Van Camp and her team make it a goal is to provide an offer within 48 hours of any interview, but this doesn’t always happen. When multiple candidates are interviewing for one position, her team can’t get back to every candidate as quickly as they would otherwise.

“We will always communicate that to all the candidates,” she adds. Don’t be afraid to ask what the timeline is for the decision-making process if it is not given.

In Parker’s experience, the process typically takes between two to four months. He says this timeframe gives physicians enough time to “search out several options, talk to several different recruiters and get an idea of what situation fits you the best before making a hasty decision.”

How do in-house recruiters work with physicians and attorneys?

Of the hospitals Parker spoke to during his job search, he says only two (including his future employer) were represented by in-house physician recruiters. He says he preferred working with in-house recruiters because they have a vested interest in recruiting applicants who are good fits for their hospital systems.

“In addition, since they were local to the area of the hospitals, they were able to provide in-depth, special and more appealing responses about their local areas,” says Parker. “I felt the larger recruiting firms just Googled a town and told you about it or told me to do that myself for research.”

When it comes to the negotiation itself, both Van Camp and Frugé say they like working directly with candidates when they can. Though Frugé sometimes works with candidates’ attorneys and reviews contracts with attorney edits, she generally prefers to communicate directly with the candidates. Frugé says candidates often email her questions or ask questions about their contracts via conference call.

She adds that she never minds if a candidate asks lots of questions about the contract, saying it’s “better to be thorough and understand everything upfront rather than be surprised by something after the deal is done.” In fact, she appreciates when candidates show thoroughness and attention to detail.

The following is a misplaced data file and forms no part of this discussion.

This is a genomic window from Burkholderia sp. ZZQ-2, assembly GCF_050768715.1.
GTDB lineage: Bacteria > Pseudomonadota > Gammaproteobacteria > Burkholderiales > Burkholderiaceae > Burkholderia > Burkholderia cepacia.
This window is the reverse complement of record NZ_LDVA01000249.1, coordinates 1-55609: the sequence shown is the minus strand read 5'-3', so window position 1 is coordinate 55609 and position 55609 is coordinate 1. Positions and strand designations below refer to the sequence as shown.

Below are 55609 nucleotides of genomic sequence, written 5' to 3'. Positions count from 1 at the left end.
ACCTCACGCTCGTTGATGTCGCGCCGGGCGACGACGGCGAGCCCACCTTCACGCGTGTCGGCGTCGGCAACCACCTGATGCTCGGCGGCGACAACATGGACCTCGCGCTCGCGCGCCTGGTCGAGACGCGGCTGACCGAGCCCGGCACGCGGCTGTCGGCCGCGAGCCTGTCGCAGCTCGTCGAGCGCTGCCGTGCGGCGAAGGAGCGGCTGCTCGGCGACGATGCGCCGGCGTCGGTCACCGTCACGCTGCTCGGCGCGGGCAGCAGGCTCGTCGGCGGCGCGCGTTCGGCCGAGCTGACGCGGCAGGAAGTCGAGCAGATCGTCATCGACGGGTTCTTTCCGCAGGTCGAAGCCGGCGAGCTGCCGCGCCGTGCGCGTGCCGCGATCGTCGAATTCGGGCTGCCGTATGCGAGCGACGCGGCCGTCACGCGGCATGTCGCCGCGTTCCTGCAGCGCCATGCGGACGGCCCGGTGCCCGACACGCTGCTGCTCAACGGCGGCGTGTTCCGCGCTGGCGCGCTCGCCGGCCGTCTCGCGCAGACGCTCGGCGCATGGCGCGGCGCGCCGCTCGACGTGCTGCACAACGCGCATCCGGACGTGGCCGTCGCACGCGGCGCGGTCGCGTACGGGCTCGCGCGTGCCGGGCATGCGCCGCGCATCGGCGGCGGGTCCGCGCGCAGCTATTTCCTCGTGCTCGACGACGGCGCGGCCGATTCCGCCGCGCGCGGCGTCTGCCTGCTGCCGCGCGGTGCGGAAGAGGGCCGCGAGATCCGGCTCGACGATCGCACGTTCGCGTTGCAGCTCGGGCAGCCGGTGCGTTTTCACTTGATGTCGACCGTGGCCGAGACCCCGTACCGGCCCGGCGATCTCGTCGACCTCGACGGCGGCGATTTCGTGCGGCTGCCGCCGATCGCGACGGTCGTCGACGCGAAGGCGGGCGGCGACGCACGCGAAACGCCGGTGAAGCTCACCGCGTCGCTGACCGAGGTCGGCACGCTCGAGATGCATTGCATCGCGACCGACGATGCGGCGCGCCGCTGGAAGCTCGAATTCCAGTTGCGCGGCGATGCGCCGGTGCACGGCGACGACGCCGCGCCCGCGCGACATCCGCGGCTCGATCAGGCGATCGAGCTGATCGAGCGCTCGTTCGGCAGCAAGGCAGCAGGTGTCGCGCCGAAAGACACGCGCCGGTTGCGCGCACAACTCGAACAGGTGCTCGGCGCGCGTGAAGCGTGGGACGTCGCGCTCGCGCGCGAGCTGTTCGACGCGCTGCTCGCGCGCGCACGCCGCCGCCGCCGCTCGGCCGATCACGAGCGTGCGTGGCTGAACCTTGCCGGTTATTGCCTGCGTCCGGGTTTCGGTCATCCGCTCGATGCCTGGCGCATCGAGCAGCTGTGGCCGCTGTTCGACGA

Van Camp advises physicians to do the negotiation themselves. “Your attorney is an excellent resource for the data to back up your request, but you should understand the contract and your requests well enough to negotiate yourself,” she says. “The negotiation process is one more opportunity to see if the employer is someone you can work with.”

Spencer says she always tells a physician to make all of their requests in the first pass and encourages them to use an attorney at least when negotiating their first contract. Spencer says she tells candidates that this is a time where they won’t know everything but that she’s there to help.

Castle says he spent a lot of time carefully reading through the details of his contract. He regularly discussed the terms with his wife. After familiarizing themselves with the contract, they asked an attorney to read it. He says the attorney explained things they did not understand and suggested potential changes.

“After discussing our thoughts with my employer, they made most of the changes to make us more comfortable with the contract, and we moved forward from there,” says Castle.

Andrew Gowdey, M.D., who is in his fourth year of urology training, signed a contract with Rush Hospital where he will begin working next year. He consulted an attorney to review the initial contract and also spoke with practicing physicians who had been through the process.